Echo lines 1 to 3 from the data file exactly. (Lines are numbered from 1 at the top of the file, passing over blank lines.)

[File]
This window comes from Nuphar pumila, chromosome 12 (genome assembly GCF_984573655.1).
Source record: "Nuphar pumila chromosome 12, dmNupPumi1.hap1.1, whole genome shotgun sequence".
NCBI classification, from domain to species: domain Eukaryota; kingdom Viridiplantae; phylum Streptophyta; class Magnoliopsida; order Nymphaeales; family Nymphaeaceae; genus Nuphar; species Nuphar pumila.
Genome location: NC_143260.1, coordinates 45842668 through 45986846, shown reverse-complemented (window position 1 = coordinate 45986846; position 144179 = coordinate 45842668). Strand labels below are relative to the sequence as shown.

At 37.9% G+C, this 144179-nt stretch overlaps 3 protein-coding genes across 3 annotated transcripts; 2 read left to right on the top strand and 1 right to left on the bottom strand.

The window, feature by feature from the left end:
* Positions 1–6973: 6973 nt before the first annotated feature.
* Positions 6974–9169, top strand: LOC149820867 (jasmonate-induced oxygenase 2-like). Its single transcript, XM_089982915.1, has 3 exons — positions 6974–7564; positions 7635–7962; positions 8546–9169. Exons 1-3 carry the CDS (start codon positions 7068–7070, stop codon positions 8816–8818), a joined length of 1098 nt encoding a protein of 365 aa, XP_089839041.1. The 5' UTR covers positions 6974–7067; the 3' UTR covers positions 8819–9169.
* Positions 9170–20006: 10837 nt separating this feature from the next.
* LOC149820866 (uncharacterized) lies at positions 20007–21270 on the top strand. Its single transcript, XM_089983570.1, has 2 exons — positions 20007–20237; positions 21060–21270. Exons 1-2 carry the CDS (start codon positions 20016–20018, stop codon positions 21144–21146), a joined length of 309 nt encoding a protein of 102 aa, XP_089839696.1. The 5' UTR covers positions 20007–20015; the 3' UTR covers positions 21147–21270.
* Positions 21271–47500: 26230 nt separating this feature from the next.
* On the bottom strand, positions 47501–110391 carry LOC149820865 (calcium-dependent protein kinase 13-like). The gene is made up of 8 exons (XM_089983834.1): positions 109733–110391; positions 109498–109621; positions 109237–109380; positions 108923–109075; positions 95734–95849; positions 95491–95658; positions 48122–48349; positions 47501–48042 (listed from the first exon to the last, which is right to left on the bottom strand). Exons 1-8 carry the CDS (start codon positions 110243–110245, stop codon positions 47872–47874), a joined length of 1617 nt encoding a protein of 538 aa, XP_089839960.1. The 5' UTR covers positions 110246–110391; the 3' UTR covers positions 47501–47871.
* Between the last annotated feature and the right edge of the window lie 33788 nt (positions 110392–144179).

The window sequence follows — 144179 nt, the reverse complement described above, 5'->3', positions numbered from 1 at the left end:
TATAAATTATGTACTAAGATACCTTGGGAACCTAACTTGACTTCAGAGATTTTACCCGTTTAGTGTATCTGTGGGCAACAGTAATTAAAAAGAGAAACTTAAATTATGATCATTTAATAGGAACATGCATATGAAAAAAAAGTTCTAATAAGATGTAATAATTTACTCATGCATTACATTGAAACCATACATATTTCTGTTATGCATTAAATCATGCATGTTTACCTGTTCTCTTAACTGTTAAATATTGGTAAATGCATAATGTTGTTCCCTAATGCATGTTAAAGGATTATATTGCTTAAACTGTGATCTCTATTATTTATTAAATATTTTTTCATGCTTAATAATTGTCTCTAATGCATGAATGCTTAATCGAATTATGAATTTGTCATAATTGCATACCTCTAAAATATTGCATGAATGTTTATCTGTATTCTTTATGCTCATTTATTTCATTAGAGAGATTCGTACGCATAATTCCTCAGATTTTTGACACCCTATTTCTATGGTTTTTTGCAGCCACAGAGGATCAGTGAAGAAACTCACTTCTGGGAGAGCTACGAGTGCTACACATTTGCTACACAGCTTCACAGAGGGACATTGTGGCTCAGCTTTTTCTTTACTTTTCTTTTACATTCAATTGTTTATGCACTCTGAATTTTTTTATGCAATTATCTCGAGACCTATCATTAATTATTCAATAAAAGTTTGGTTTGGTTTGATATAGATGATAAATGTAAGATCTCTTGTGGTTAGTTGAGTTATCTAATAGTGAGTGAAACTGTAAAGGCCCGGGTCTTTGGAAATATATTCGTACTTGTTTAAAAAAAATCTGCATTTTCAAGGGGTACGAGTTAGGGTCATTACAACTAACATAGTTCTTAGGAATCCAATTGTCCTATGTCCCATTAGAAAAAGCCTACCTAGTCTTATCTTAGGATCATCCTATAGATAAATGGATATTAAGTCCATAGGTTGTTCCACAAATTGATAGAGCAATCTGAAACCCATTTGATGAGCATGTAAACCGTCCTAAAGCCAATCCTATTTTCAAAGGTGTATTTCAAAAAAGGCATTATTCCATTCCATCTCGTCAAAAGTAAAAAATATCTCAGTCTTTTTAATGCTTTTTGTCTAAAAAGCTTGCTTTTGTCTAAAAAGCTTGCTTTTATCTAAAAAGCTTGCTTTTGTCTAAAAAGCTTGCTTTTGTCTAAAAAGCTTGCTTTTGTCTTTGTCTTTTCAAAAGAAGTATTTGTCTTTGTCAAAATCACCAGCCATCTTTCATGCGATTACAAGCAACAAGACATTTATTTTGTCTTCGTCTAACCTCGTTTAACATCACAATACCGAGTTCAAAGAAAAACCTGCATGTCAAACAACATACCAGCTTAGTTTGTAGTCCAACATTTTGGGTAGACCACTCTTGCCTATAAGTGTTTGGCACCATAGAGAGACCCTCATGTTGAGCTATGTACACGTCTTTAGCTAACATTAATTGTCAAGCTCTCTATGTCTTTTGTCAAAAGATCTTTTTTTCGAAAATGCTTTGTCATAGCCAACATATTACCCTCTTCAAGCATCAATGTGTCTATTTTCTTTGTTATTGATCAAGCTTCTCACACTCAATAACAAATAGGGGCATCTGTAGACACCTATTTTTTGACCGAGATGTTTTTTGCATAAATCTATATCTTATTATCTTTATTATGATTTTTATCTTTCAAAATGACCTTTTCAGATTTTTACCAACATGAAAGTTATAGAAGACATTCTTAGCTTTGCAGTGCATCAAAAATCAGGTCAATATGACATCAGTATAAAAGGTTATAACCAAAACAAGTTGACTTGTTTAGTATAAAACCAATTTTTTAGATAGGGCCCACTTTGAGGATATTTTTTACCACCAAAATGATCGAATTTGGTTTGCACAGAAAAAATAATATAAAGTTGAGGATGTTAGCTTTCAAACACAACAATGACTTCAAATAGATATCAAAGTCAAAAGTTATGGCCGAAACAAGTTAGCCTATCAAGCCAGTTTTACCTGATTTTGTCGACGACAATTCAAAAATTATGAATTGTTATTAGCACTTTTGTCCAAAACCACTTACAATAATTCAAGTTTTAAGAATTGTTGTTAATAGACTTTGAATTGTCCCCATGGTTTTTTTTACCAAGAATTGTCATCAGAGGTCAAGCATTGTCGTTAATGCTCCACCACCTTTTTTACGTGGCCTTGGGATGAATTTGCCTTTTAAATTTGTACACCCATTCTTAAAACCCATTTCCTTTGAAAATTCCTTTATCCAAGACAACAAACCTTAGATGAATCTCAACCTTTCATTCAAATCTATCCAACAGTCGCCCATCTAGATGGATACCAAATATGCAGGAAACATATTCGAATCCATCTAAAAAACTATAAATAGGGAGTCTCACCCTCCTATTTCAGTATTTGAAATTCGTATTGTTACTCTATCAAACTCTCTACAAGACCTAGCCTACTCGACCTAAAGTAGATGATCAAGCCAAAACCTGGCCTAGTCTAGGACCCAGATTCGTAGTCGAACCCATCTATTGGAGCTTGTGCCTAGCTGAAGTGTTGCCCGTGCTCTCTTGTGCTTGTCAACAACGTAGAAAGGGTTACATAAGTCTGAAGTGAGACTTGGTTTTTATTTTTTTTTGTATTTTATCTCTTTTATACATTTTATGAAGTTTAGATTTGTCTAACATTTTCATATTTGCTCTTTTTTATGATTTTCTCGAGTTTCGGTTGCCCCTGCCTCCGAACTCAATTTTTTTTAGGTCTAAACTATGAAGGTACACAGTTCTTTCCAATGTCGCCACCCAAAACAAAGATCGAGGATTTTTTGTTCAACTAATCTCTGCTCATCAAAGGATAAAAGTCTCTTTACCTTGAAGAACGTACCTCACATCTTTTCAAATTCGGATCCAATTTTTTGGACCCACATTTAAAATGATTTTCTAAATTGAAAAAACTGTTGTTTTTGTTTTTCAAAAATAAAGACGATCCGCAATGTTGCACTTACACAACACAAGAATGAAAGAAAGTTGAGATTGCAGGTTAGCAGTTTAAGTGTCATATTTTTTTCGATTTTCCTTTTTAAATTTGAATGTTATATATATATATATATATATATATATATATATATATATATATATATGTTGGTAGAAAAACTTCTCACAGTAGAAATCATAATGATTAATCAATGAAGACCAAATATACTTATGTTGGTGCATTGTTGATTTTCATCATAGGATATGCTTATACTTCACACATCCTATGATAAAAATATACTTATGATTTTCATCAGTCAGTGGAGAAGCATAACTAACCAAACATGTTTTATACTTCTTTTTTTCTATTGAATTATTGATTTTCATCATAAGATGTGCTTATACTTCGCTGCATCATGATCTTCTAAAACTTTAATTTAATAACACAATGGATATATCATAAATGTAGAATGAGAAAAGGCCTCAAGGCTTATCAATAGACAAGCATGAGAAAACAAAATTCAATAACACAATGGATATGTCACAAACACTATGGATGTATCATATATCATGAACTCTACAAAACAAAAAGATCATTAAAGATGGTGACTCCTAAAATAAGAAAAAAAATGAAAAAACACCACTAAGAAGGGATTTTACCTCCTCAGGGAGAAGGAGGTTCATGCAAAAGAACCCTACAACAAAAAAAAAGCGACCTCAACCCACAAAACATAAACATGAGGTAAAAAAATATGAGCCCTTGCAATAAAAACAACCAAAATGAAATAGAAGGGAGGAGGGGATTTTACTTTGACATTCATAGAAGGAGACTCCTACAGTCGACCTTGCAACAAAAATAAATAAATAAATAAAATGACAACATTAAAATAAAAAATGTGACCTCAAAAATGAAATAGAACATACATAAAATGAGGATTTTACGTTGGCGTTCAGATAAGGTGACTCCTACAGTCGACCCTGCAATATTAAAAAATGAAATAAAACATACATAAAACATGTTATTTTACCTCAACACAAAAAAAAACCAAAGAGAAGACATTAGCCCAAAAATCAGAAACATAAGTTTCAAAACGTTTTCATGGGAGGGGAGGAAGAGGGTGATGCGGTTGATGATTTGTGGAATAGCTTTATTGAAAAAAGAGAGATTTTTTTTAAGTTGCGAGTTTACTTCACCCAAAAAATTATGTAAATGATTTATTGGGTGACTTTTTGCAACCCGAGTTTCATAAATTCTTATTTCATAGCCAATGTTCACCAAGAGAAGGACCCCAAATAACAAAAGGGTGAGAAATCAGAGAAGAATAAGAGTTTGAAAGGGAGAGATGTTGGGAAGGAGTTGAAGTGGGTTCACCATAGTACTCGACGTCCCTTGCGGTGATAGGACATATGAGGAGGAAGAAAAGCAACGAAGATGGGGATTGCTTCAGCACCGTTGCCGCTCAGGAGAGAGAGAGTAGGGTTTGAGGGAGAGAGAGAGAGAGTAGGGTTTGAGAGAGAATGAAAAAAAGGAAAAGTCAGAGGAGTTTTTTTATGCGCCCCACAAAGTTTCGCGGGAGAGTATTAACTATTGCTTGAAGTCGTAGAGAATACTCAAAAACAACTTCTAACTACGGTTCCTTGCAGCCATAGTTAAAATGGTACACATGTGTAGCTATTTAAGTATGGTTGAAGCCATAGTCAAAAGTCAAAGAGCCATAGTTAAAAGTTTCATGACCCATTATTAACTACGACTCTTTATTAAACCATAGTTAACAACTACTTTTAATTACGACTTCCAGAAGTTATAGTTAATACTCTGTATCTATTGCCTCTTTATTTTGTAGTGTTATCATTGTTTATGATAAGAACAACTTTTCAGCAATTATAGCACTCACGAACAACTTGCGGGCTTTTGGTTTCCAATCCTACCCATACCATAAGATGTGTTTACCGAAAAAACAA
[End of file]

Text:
This window comes from Nuphar pumila, chromosome 12 (genome assembly GCF_984573655.1).
Source record: "Nuphar pumila chromosome 12, dmNupPumi1.hap1.1, whole genome shotgun sequence".
NCBI classification, from domain to species: domain Eukaryota; kingdom Viridiplantae; phylum Streptophyta; class Magnoliopsida; order Nymphaeales; family Nymphaeaceae; genus Nuphar; species Nuphar pumila.